George Scott (L) and Pte Charles Scott killed in action Gorari PNG

One of the biggest battles of the New Guinea campaign in WWII took place at the northern end of the Kokoda Track in November 1942 when 133 Australian soldiers, including at least one from Ipswich, lost their lives.

The Battle for Gorari had been largely forgotten and unlike other battle sites in PNG there are no monuments or plaques to commemorate the fallen.

In November 2018 a group of Aussies led by John Tannock will be in PNG to unveil a monument with the blessing of the local villagers.

Mr Tannock, who is employed by Ipswich City Council, has dedicated his spare time to working with a small group of relatives of diggers who fought in the Battle for Gorari.

During his research over the past two years, it was discovered that one of the young diggers who lost their lives in the battle, was born in Ipswich.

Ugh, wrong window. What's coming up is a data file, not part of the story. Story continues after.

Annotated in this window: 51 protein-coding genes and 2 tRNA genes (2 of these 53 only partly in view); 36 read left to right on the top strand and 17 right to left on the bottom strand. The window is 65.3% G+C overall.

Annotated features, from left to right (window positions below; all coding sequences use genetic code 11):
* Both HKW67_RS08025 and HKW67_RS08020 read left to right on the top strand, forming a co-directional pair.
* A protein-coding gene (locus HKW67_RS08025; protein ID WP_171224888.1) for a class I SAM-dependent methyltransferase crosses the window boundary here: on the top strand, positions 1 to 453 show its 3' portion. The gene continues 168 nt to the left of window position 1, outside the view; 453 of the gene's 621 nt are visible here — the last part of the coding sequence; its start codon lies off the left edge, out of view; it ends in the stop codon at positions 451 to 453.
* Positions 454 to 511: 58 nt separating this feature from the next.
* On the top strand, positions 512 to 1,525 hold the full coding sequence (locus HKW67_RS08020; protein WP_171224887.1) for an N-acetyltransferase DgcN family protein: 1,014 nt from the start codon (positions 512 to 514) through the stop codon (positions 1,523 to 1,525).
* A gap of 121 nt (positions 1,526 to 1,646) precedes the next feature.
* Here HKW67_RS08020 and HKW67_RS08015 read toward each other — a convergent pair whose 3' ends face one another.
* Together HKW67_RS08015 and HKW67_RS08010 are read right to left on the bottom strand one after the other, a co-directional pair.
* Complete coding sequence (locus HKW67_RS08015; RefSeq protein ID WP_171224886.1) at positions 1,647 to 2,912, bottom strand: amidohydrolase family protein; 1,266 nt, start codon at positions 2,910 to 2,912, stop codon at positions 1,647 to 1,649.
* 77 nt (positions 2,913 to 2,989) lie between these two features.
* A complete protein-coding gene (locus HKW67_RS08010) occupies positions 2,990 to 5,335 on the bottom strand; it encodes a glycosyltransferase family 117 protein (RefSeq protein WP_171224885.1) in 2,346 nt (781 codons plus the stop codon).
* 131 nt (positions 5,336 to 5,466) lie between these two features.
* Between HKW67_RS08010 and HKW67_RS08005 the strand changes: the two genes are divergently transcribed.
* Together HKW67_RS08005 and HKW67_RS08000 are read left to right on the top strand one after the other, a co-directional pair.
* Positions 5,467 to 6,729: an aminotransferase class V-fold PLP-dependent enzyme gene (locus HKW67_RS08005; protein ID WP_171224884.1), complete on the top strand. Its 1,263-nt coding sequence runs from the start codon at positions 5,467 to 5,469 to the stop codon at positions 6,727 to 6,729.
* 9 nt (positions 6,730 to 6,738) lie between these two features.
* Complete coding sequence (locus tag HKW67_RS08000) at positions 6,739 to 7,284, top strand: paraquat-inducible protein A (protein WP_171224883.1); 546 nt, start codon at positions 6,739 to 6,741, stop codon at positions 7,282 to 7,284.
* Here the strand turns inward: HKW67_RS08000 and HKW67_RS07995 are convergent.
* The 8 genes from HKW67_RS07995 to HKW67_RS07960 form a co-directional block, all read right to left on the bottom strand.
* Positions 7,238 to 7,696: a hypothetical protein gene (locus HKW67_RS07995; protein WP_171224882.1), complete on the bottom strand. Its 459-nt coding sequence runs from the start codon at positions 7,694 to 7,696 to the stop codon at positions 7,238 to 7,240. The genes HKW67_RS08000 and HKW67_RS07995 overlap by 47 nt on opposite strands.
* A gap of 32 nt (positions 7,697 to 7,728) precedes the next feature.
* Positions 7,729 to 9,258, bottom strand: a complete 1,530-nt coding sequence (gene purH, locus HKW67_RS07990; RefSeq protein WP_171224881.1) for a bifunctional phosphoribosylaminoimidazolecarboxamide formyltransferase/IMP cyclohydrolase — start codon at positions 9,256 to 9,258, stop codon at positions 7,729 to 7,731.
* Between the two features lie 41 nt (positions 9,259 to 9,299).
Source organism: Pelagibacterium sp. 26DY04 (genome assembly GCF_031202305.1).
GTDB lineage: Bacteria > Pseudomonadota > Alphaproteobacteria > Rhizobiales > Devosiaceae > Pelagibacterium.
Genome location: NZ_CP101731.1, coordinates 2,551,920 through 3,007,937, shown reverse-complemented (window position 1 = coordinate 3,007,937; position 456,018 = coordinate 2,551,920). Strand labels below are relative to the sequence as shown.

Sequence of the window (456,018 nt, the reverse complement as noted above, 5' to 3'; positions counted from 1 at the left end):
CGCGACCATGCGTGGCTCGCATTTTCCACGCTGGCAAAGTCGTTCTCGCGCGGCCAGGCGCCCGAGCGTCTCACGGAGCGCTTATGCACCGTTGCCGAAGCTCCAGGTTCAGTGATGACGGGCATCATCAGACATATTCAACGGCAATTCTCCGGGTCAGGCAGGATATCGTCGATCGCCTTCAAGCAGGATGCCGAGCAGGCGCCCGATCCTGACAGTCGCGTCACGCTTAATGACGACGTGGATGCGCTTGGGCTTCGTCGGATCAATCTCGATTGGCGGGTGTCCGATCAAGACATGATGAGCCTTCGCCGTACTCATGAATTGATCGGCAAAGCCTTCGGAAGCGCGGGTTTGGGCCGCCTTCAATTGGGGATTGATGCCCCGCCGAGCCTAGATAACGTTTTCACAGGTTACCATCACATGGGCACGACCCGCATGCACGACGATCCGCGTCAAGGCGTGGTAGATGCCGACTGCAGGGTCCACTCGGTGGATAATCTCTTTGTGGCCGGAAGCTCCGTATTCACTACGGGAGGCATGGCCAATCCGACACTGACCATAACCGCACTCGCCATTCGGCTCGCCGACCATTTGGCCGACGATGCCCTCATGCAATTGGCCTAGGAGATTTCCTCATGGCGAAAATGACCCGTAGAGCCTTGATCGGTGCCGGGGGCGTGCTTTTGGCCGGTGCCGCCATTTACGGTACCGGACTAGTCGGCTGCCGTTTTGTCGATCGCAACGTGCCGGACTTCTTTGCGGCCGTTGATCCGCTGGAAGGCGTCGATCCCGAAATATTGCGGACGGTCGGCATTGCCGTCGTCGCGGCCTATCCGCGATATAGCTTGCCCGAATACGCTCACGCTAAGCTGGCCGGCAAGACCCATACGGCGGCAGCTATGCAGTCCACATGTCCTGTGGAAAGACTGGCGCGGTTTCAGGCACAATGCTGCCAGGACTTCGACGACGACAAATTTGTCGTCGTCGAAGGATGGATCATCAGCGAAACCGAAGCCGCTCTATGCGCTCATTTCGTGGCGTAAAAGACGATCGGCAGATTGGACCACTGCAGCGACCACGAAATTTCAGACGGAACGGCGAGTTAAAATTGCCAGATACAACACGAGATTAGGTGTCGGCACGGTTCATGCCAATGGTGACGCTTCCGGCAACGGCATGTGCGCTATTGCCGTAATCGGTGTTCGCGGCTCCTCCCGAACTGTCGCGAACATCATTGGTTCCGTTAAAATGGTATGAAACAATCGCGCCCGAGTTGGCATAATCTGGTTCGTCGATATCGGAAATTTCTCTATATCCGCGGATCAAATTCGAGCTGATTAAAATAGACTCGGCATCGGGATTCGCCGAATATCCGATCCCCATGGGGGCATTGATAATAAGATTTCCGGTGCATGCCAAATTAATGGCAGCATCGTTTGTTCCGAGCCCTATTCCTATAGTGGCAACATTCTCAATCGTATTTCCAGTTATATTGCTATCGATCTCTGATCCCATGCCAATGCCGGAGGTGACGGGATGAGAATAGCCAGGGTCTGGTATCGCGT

“Private Charles Scott attended Ipswich North State School and Ipswich Grammar School,” Mr Tannock said.

“He and his brother George were in 2/31st Battalion and both fought at Gorari.

“George survived the battle but Charles was killed on November 10, 1942.”

Mr Tannock and a group of relatives of diggers who were killed or wounded at Gorari, will return to PNG on October 28 for the unveiling ceremony in Gorari on November 1.

“Before returning the group is keen to track down other relatives to let them know what we are doing.

“Any soldiers who were in the 2/1st, /2nd, 2/3rd, 2/25th, 2/31st and 2/33rd battalions and were in PNG in early November 1942, would most likely have fought at Gorari,” he said.

The plaques for the monument were flown to PNG last week with installation scheduled this week.

John Tannock can be contacted by email jctann@skymesh.com.au

IPSWICH FIRST. WHERE YOU DON'T MISS A THING